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Astron. Astrophys. 362, 465-586 (2000)

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1. Introduction

Many galaxies have rings in their disks. These rings are probably the result of the internal evolution of their host systems, which are sometimes called ringed galaxies. When we speak of rings in this article, we mean this specific type of ring, not the so-called ring galaxies or the polar ring galaxies, which are likely created by interactions between galaxies (see e.g. Athanassoula & Bosma 1985).

Although rings are also found in non-barred galaxies, they are more common in barred systems (Buta & Combes 1996). It is generally accepted that the rings are located near resonances, which are induced by a bar or an oval component. It is thought that the gravitational torque of a rotating stellar bar drives interstellar gas into regions where the orbits of gas clouds are aligned either parallel or perpendicular to the bar major axis, and thus the net torque vanishes. In non-barred galaxies the rings may be related to resonances induced by a spiral mode or could be relics formed by a dissolved bar. It is also known that many apparently non-barred galaxies have a hidden bar or oval component that can be seen in near-IR (see e.g. Zaritsky & Lo 1986).

Rings are divided to outer, inner and nuclear rings based on their sizes relative to the bar. The major axes of the outer rings (R) and the pseudorings ([FORMULA]) are about twice that of the bar, the major axes of the inner rings (r) are usually filled by the bar and in the case of nuclear rings (nr), the major axes are about 1/10 of the bar major axis. There are two subclasses of outer rings and pseudorings; in the [FORMULA] and [FORMULA] subclass, the major axis of the ring is perpendicular to the bar and in the [FORMULA] subclass it is parallel to the bar. [FORMULA] pseudorings often have dimples near the ends of the bar. Complete detached outer rings can have similar features and thus also will be classified as [FORMULA], but usually it is impossible to apply subclasses to complete outer rings. There is also a combined outer ring morphology [FORMULA] (Buta & Crocker 1991; Buta 1995; Buta & Combes 1996).

The connection between inner rings and bars seems evident, although sometimes the bar ends before reaching the inner ring, and there are few galaxies where these structures are misaligned (Buta et al. 1995b). The inner rings are usually thought to be related to the inner 4/1-resonance of the bar. The situation with nuclear and outer rings is less clear. Although the nuclear rings are usually close to the deduced positions of the inner Lindblad resonance (ILR), they do not have clearly preferred position angles relative to the bar and it is possible that several of them are related to nuclear bars rather than the main bar component (Friedli & Martinet 1993; Buta & Crocker 1993). The shapes of the two subclasses of outer rings fit well to the shapes of the orbit families near the outer Lindblad resonance (OLR), but it has been stressed that the absence of outer rings in many barred galaxies also requires an explanation (see e.g. Sellwood & Wilkinson 1993). Furthermore, in many self-gravitating simulations, there is more than one mode present (Sellwood & Sparke 1988; Masset & Tagger 1997; Rautiainen & Salo 1999): the outer disk can be dominated by a mode that has a lower pattern speed than that of the bar. Intuitively, one would expect that in such situation, the outer ring would not form in the vicinity of the OLR of the bar. On the other, if the difference of pattern speeds of the outer disk and the bar is a typical situation, it is hard to understand why there are two subclasses of outer rings, differing by their orientation relative to the bar.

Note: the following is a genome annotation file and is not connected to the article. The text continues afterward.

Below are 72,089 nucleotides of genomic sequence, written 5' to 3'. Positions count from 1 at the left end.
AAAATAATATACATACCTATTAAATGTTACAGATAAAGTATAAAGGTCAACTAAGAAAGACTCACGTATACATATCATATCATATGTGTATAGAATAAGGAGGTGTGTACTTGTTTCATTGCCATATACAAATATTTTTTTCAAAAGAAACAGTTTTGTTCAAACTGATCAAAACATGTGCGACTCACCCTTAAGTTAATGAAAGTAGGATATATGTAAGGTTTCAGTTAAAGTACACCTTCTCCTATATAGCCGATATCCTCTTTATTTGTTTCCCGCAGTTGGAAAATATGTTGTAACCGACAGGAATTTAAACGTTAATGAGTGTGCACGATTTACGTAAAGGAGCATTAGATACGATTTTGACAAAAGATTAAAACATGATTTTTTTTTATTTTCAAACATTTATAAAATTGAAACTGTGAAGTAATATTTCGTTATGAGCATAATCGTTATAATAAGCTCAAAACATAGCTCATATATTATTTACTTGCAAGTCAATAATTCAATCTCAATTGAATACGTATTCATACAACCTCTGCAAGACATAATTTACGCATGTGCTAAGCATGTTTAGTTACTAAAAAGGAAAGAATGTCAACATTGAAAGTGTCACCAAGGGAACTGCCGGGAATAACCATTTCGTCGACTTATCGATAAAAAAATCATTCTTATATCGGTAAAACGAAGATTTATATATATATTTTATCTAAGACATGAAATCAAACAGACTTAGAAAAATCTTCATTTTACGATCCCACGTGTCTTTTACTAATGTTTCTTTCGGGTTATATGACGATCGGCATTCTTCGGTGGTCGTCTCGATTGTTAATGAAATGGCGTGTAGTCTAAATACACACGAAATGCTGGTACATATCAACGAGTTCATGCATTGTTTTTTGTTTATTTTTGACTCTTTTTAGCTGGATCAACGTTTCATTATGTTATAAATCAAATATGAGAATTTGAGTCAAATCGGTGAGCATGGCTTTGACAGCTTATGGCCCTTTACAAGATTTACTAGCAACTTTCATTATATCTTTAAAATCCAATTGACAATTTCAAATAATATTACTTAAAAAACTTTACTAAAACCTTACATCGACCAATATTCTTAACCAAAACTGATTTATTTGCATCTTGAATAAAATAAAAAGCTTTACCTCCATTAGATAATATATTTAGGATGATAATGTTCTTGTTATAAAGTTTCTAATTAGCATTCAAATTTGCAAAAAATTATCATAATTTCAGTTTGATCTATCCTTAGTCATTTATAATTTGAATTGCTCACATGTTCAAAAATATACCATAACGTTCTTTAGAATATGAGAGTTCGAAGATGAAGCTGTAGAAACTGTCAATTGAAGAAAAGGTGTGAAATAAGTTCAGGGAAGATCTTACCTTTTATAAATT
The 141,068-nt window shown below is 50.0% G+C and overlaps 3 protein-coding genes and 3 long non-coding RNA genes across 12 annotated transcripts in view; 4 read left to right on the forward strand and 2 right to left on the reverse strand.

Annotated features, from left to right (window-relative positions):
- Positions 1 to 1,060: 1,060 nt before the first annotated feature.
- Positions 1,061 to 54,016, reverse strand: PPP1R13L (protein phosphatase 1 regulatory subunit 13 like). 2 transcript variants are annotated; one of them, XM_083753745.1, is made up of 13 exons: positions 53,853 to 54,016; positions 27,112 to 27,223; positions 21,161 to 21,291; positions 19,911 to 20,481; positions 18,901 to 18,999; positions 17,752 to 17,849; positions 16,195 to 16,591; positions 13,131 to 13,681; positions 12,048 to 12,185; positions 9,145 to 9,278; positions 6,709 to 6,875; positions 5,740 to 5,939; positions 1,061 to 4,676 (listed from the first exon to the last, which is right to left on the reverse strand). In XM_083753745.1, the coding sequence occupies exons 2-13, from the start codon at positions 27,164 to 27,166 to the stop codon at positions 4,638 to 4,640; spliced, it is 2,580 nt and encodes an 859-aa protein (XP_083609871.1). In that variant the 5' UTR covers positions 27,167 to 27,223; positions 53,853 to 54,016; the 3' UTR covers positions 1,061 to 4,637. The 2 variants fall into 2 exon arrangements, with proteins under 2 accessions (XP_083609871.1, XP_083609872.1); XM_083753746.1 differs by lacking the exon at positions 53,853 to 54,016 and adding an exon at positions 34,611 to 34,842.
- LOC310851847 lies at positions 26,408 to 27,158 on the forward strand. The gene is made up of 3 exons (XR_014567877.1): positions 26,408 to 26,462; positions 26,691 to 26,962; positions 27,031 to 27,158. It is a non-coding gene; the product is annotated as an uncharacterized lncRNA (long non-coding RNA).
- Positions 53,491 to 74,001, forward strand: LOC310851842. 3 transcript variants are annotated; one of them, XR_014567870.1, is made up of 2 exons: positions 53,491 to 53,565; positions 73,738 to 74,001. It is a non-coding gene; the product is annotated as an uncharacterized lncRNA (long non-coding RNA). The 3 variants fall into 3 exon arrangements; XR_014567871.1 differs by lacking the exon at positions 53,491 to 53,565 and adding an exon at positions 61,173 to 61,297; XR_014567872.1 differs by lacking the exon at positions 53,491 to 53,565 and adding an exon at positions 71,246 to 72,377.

The previous studies of ring formation in barred galaxies (Schwarz 1981; Combes & Gerin 1985; Byrd et al. 1994; Piner et al. 1995) have used analytical two-dimensional rigidly rotating bar potential models. These studies are less realistic than N-body simulations, where the characteristics of the bar and the spiral arms are not arbitrary, but are determined by the initial stage of the systems. More realistic models can be constructed by deriving the potential from near-IR observations (e.g. Lindblad et al. 1996). This has been done for a few individual ringed galaxies, IC 4214 (Salo et al. 1999), ESO 565-11 (Buta et al. 1999b), and NGC 1433, NGC 3081 and NGC 6300 (Buta & Combes 2000). However, even these studies are inferior to N-body simulations because they model only the present stage of these systems, but do not reach their evolution. Moreover, these studies assume that a single mode dominates throughout the system. On the other hand, in most N-body studies on barred galaxies, only little attention has been paid to ring formation. Here our goal is to fill this gap by asking what modifications the N-body simulations (especially the possible presence of several simultaneous modes) can introduce to the ring formation process. We do not try to model any particular galaxy, but will frequently make qualitative comparisons with observations. In doing this, the Catalog of Southern Ringed Galaxies, CSRG (Buta 1995), has been most useful.

In the next section we describe the methods we have applied. We then present and analyse our simulation models. Finally, we discuss the relation between our simulations and observations.

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© European Southern Observatory (ESO) 2000

Online publication: October 24, 2000